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Hoffmann, R. A wiki for the life sciences where authorship matters. Nature Genetics (2008)

Comparison of three members of the cysteine-rich protein family reveals functional conservation and divergent patterns of gene expression.

Members of the cysteine-rich protein (CRP) family are evolutionarily conserved proteins that have been implicated in the processes of cell proliferation and differentiation. In particular, one CRP family member has been shown to be an essential regulator of cardiac and skeletal muscle development. Each of the three vertebrate CRP isoforms characterized to date is composed of two copies of the zinc-binding LIM domain with associated glycine-rich repeats. In this study, we have addressed the biological significance of the CRP multigene family by comparing the subcellular distributions, biochemical properties, and expression patterns of CRP1, CRP2, and CRP3/MLP. Our data reveal that all three CRP family members, when expressed in adherent fibroblasts, associate specifically with the actin cytoskeleton. Moreover, all three CRP isoforms are capable of interacting with the cytoskeletal proteins alpha-actinin and zyxin. Together, these observations suggest that CRP family members may exhibit overlapping cellular functions. Differences between the three CRPs are evident in their protein expression patterns in chick embryos. CRP1 expression is detected in a variety of organs enriched in smooth muscle. CRP2 is restricted to arteries and fibroblasts. CRP3/MLP is dominant in organs enriched in striated muscle. CRP isoform expression is also developmentally regulated in the chick. Our findings suggest that the three CRP family members perform similar functions in different muscle derivatives. The demonstration that all members of the CRP family are associated with cytoskeletal components that have been implicated in the assembly and organization of filamentous actin suggests that CRPs contribute to muscle cell differentiation via effects on cytoarchitecture.[1]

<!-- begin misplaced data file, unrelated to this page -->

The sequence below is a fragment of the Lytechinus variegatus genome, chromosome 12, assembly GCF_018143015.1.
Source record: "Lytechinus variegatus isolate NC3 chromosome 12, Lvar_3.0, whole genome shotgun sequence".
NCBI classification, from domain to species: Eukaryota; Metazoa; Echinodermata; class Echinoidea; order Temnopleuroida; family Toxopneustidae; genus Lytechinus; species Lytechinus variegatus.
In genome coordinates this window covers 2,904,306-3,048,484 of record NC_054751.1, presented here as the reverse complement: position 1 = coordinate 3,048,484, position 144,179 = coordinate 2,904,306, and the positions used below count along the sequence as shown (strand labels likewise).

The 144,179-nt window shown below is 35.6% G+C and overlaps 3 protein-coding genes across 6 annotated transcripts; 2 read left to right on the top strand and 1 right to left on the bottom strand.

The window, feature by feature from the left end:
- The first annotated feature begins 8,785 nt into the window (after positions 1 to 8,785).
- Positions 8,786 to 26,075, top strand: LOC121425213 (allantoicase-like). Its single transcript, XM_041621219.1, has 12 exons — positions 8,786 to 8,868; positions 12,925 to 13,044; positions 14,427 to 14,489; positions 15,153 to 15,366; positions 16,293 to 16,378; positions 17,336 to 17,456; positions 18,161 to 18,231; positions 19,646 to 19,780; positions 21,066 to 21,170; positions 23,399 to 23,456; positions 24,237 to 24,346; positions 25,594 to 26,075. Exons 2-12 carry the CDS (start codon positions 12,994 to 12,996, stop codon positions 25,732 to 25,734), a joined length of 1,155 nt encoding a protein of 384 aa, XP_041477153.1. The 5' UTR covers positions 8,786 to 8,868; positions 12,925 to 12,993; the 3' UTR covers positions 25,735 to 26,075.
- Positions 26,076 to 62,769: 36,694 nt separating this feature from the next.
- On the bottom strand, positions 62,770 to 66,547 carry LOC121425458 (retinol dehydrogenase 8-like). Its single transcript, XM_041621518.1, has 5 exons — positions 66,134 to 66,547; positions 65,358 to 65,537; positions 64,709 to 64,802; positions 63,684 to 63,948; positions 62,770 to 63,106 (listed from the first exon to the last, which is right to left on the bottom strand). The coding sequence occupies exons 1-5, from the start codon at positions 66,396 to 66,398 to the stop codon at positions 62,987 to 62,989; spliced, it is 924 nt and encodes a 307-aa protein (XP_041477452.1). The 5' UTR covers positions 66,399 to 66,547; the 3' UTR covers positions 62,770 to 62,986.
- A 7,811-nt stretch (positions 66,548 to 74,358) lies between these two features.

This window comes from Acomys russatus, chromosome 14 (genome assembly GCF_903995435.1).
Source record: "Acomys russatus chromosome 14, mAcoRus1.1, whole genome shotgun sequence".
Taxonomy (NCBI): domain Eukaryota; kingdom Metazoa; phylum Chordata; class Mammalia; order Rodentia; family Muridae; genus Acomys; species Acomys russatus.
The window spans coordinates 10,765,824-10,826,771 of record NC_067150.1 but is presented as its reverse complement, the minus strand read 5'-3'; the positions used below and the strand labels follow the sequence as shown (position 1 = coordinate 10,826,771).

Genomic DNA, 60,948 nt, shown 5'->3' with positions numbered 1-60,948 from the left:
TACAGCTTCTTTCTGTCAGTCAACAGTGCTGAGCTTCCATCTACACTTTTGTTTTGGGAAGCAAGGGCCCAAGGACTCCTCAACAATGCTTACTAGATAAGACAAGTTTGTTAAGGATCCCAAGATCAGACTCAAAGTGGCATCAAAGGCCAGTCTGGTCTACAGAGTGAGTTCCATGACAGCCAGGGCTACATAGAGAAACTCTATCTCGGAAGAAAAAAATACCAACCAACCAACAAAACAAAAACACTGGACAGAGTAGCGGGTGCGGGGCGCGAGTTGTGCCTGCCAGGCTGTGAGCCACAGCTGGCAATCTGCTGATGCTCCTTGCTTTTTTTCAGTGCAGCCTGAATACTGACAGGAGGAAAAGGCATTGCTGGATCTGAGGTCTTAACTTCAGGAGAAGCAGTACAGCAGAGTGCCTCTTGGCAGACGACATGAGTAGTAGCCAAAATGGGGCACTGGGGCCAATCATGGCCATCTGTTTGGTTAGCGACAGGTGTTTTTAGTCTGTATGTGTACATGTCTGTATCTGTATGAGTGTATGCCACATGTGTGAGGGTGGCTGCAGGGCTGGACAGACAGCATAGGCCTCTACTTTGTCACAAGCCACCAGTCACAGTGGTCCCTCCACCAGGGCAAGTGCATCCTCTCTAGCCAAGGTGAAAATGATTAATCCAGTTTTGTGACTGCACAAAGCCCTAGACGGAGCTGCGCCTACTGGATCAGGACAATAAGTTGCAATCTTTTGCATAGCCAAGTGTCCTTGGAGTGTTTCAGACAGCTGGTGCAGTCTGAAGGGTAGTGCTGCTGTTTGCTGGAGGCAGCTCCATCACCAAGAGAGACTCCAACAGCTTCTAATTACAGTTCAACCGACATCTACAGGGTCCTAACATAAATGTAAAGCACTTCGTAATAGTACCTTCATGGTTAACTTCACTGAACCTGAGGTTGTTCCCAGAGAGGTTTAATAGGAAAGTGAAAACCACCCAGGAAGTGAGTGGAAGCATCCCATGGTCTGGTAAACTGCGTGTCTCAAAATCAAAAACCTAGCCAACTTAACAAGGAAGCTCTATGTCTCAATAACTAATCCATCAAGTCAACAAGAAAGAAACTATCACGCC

1. Comparison of three members of the cysteine-rich protein family reveals functional conservation and divergent patterns of gene expression. Louis, H.A., Pino, J.D., Schmeichel, K.L., Pomiès, P., Beckerle, M.C. J. Biol. Chem. (1997) [Pubmed]
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